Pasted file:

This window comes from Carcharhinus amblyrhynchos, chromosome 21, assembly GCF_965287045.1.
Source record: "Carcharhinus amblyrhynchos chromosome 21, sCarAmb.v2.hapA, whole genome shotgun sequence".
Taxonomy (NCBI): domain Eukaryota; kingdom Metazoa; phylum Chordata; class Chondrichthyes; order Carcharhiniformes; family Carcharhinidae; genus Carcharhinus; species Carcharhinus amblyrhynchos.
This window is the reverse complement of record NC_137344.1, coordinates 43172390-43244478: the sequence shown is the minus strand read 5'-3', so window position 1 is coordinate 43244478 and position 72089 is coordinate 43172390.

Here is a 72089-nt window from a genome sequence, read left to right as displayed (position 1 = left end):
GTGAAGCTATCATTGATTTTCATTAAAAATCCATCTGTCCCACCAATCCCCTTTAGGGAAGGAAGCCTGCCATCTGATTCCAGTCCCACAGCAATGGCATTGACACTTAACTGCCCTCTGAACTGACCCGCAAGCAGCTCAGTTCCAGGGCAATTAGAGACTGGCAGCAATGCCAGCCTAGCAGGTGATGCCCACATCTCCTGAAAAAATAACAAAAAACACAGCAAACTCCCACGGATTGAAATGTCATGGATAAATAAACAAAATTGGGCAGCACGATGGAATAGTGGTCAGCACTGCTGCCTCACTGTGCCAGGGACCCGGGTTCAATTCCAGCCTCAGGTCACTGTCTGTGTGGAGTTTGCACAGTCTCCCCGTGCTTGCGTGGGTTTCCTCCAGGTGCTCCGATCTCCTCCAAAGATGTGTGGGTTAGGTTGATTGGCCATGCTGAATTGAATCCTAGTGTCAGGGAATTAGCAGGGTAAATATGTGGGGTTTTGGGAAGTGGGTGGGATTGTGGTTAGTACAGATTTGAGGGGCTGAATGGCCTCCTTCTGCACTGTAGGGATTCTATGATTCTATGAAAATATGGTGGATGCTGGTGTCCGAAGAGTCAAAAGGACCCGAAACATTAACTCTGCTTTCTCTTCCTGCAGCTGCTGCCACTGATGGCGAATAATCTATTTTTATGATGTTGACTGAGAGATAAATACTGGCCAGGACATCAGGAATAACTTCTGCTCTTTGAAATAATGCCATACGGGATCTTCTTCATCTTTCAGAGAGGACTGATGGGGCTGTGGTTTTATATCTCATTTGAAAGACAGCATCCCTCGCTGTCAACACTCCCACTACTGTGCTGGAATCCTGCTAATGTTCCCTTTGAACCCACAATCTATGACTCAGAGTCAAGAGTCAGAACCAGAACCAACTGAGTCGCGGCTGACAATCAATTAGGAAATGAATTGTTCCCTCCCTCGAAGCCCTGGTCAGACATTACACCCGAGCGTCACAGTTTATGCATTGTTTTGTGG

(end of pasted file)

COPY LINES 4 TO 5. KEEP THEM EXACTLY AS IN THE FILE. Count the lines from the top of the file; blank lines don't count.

This window is the reverse complement of record NC_137344.1, coordinates 43172390-43244478: the sequence shown is the minus strand read 5'-3', so window position 1 is coordinate 43244478 and position 72089 is coordinate 43172390.

Here is a 72089-nt window from a genome sequence, read left to right as displayed (position 1 = left end):